Tracking your Friends and Family as They Climb Kilimanjaro

The vast majority of our climbers have loved ones back home who are concerned about their safety and happiness while away in Africa. For family and friends of a climber it can be worrying to imagine them struggling against altitude, the elements, and objective risks associated with climbing a mountain, and to have no information or updates about how they are faring. It is with these concerns in mind that we have developed a system of live-time reporting - complete with photos - sent directly from the mountain.

To track your friend or loved one's progress on Kilimanjaro, please WhatsApp their name to us and request the link to their reports page.

Track a Kilimanjaro climber

Choosing to Climb with Team Kilimanjaro

We understand that a very significant factor in the decision of many adventurers to climb Kilimanjaro with us is that we control everything directly ourselves, not relying on any middlemen or local tour operators to dilute the integrity of sometimes very sensitive and specific information as it passes down through the chain of command.

Consequently, our climbers expect near-perfect communication between management and our staff on the ground on Kilimanjaro, and swift and ready access to information pertaining to all aspects to their booking.

While we believe that the nature of Team Kilimanjaro’s operational structure affords us a very great advantage in this sense, we would however, like to caution climbers that they should please understand the limitations of the hardware that we use on Kilimanjaro, and - more significantly - the limitations of the cellular network provider to supply consistent signal across the mountain.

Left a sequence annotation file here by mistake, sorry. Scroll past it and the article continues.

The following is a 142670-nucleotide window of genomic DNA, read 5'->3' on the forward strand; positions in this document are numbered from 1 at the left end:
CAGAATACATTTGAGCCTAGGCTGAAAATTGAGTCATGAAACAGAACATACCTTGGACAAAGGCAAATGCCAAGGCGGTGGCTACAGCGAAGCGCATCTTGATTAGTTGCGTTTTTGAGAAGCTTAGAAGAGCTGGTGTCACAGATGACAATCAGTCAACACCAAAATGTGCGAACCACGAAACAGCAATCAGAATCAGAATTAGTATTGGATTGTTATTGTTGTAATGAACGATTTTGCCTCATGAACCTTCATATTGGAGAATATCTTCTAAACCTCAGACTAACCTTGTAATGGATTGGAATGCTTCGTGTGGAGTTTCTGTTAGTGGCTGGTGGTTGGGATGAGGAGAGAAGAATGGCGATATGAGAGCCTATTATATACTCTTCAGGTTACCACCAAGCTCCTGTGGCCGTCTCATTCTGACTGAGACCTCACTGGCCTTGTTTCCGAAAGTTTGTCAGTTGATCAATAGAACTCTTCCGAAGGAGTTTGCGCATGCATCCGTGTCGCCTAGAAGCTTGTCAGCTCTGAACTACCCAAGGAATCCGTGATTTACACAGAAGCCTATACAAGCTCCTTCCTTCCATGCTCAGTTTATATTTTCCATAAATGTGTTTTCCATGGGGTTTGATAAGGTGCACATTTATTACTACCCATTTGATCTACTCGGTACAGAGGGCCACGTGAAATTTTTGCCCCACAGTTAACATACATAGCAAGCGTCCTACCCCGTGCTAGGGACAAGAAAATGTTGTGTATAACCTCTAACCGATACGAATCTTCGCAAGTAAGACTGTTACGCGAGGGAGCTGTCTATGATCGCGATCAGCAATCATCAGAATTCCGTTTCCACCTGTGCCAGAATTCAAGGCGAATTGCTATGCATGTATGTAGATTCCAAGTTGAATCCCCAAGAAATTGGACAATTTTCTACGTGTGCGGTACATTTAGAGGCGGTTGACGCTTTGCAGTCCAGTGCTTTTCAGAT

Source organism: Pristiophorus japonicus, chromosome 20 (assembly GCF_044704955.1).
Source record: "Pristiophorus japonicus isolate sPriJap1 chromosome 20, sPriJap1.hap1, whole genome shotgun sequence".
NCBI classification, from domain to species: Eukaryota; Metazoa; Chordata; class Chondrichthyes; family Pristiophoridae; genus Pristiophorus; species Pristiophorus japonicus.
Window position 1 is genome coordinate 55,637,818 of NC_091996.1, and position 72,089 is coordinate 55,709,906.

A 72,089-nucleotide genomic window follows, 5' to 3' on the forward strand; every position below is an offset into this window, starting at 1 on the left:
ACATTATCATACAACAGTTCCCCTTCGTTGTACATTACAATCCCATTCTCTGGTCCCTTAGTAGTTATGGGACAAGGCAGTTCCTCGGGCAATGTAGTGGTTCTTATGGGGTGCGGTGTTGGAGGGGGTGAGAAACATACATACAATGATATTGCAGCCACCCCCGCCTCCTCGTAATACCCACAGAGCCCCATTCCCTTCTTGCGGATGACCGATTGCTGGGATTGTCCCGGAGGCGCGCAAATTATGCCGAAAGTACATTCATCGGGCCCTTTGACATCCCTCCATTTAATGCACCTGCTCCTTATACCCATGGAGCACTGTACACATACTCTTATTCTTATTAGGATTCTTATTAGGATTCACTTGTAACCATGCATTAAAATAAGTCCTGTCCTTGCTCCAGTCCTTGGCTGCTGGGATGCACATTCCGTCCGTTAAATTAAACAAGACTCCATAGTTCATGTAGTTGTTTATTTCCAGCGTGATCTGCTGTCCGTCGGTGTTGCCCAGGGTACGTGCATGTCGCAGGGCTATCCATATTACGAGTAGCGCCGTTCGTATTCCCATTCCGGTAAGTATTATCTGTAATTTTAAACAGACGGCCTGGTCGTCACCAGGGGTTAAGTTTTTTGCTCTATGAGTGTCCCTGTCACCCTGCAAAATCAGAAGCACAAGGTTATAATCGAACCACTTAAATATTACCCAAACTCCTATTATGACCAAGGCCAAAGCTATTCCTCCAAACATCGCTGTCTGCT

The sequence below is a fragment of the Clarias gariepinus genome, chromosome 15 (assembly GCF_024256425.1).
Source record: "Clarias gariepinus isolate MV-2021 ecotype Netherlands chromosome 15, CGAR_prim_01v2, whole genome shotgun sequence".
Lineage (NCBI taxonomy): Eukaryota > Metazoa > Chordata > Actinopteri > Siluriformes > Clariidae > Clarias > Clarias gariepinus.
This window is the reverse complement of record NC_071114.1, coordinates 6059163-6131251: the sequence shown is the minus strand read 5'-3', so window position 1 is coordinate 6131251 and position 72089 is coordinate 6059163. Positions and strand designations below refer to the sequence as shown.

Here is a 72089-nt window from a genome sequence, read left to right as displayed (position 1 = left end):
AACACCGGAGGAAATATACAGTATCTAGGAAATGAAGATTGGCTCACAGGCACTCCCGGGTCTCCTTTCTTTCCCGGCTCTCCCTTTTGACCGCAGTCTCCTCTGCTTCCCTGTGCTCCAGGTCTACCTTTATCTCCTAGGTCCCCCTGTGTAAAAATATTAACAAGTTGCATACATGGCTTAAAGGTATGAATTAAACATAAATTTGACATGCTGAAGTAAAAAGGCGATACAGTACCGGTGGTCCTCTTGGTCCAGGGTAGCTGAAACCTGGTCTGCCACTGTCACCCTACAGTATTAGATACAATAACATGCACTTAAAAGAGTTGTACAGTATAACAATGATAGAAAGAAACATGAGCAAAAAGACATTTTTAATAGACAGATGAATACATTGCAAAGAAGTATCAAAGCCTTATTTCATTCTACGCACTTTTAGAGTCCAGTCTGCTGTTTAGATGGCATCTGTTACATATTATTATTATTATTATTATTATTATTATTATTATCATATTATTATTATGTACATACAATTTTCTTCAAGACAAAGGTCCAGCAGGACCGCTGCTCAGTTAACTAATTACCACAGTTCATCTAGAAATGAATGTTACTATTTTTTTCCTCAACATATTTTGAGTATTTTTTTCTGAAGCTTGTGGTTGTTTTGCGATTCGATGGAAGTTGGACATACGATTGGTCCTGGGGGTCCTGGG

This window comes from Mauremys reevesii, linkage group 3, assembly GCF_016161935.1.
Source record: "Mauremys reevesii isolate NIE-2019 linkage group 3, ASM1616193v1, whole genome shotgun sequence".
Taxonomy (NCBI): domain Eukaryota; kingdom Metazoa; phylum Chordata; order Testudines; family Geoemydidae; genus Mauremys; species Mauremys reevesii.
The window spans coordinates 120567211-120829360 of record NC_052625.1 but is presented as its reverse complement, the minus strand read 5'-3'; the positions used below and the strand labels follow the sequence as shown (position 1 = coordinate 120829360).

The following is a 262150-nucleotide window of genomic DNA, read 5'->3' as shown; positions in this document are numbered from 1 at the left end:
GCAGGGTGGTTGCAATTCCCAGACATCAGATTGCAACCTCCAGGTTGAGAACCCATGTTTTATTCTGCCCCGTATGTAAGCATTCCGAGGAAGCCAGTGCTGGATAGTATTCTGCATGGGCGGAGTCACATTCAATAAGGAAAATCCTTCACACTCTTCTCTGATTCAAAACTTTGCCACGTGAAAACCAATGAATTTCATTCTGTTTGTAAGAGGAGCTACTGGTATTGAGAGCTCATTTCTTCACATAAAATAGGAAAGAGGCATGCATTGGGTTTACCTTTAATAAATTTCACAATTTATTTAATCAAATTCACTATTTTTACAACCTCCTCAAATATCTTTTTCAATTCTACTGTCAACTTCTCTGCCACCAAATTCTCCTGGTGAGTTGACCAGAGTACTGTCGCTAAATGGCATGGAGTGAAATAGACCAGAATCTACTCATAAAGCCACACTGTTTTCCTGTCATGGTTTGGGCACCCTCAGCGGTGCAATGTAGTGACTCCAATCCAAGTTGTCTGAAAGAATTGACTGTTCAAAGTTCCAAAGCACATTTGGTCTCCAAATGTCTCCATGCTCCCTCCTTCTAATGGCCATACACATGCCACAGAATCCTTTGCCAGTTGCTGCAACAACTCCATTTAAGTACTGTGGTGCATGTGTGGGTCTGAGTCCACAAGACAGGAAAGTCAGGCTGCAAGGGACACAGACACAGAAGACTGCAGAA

With such concerns in mind, we would suggest that while climbers may rightly expect TK to enjoy the highest standards of communication realistically available, we regret that such are the objective limitations that lie outside our control, that climbers should certainly not base their decision to climb with us on the assumption that we will unfailingly be capable of providing photographs of their climb sent in live-time direct from the mountain on every day of their climb.

Limitations of Data Availability on Cellular Networks on Kilimanjaro

Indeed, prospective climbers should please appreciate that while we have a very transparent blog site that ought to provide clear evidence of what our teams are able to achieve in terms of live reporting from the mountain from Kilimanjaro, nonetheless, the following factors may disappoint climbers that expect faultless and comprehensive photo reports:

  1. There are several areas on the mountain which enjoy cellular coverage for voice calls but which lack adequate data packet saturation, necessary to send images of an average size of 50KB from Kilimanjaro. This means that on certain days on certain routes (particularly days 1 and 2 on TK Lemosho), it is entirely impossible to provide live photo reports.
  2. Even in zones where we ordinarily enjoy adequate voice and data signal coverage, from time to time we encounter periods of as long as three consecutive days, in which cellular coverage is simply absent. We understand this to be attributable either to maintenance, system upgrades, hardware failure or damage, or power supply issues.
  3. From time to time our guides may commit human errors, such as allowing their phone to become damaged or wet. Where such (rare) events occur, our guides will usually use the phone of one of their fellow team members to send SMS reports or will attempt to liaise with other iPhone-equipped TK groups on the mountain. This is often not possible, however

In short, we would ask climbers to please appreciate the fact that we aim to achieve an ongoing high standard of communication and reporting amongst our teams, and we believe that the service we provide in this regard is second to none that is elsewhere available.